After announcing a blanket ban on cryptocurrencies in September 2017, China’s central bank publicly called the move a success on July 7, 2018.
Unauthorized Financial Products Will be “Crushed”
On July 9, 2018, Yicai reported the statements of Pan Gongsheng, head of the Internet Finance Rectification Working Group, who noted that the country still holds a pessimistic view of ICOs, cryptocurrency trading, and “disguised” ICOs. The group was authorized by China’s State Council in 2016 to scrutinize illegal activities in the “internal finance” ecosystem, along with executing crackdowns specified by the Chinese government.
Since terming ICOs as an “illegal public finance” mechanism to facilitate money laundering and “disrupt the economic and financial order,” over 88 exchanges and numerous cryptocurrency businesses have moved to other “crypto-friendly” jurisdictions or have ceased operations altogether.
After the September 2017 ban, enterprising Chinese citizens opened bank accounts in neighboring Hong Kong, a region under China politically but following a different legal and regulatory structure, and cryptocurrency exchanges like Huobi and BitFinex set up additional offices in the city.
Gongsheng noted that several China-based token issuers had moved abroad after the ban, yet continued to market their product to Chinese investors. In his view, this is an illegal and illicit activity. Gongsheng stated, “Any new financial product or phenomenon that is not authorized under the existing legal framework, we will crush them as soon as they dare to surface.”
While no methods of wholly curbing Chinese exposure to cryptocurrency trading and ICOs were stated in the report, messaging giant WeChat is reportedly policing digital asset trader chats on their platform, as reported by Forbes in March 2018.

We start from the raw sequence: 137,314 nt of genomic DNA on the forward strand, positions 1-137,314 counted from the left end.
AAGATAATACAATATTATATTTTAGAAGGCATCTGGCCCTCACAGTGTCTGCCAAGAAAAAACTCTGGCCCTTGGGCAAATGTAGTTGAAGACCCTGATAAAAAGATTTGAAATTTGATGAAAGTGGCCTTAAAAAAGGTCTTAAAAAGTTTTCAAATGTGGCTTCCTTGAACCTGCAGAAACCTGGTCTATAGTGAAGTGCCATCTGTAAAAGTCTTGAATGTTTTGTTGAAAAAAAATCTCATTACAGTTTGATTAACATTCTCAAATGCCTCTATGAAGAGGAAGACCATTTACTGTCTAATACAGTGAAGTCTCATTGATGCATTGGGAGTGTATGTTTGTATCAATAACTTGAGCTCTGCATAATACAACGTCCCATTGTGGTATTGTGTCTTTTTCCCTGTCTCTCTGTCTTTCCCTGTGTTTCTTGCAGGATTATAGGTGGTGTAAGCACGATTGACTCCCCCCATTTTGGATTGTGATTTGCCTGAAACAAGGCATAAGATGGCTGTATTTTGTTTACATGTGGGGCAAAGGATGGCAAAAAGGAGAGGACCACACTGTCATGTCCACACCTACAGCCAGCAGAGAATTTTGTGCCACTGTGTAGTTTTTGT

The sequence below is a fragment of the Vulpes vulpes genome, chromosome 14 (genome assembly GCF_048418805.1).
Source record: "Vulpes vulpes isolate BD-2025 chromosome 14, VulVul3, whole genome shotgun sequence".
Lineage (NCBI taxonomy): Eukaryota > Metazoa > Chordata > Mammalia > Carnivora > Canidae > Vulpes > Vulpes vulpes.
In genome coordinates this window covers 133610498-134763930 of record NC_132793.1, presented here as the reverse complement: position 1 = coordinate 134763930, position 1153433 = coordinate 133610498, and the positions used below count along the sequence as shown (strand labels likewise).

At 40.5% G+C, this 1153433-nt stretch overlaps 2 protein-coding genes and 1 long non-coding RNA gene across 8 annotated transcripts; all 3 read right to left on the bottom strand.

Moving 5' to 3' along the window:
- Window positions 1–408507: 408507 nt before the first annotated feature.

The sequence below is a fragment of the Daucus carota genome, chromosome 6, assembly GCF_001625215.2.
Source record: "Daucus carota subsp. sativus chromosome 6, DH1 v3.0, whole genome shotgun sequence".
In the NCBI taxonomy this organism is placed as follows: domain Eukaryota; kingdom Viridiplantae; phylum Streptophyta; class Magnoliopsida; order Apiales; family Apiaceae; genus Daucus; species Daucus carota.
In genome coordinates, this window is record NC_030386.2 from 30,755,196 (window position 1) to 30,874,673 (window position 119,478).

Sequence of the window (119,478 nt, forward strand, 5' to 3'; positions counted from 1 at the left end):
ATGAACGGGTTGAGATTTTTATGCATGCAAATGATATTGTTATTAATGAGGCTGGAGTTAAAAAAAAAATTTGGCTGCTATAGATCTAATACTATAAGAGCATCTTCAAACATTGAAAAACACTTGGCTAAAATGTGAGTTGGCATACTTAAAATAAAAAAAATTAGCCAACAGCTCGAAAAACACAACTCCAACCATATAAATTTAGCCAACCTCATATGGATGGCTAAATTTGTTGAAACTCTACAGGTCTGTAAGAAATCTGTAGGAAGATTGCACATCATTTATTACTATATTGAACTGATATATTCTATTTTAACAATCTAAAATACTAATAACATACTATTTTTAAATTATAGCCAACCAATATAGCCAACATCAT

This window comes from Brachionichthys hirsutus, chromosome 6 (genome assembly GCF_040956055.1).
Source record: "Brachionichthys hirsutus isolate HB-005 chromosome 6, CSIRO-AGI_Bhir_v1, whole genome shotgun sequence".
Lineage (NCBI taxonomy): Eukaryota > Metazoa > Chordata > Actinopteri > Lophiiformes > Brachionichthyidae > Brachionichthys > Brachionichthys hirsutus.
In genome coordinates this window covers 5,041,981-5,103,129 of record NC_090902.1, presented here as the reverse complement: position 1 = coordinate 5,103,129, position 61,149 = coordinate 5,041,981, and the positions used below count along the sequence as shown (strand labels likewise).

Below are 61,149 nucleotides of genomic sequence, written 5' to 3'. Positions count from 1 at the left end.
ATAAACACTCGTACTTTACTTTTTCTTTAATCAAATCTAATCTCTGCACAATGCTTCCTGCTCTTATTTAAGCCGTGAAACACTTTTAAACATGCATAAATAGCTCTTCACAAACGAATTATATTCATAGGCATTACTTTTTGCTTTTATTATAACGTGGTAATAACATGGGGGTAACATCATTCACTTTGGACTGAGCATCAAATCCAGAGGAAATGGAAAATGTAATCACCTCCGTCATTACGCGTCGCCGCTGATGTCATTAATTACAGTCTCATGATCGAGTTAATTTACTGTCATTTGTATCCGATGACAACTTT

Chinese Influence on Crypto Market Overestimated
According to a report on local news Xinhuanet, Chinese investors now account for less than 1 percent of all bitcoin trading, despite accounting for over 90 percent of the world’s total trading volume in 2017. Notably, the government outlawed Renminbi-to-cryptocurrency trading before placing more extensive regulations and, as reported by Business Insider, even enforced a travel restriction on board members of OKCoin and Huobi, two of China’s largest cryptocurrency exchanges by traded volume. However, no immediate panic sell-off was observed at the time of the restriction news, which indicated China’s influence over the digital asset market was vastly overestimated.
The apparent hate towards cryptocurrencies is balanced by China’s embracing stance on blockchain technology. The country has launched several state-backed blockchain incubators and established a $1.6 billion “blockchain park” in Hangzhou in March 2018. Blockchain was also mentioned in the country’s “Five Year Plan” in 2017, and the state-owned China TV famously called the technology “ten times more valuable than the internet” in June 2018.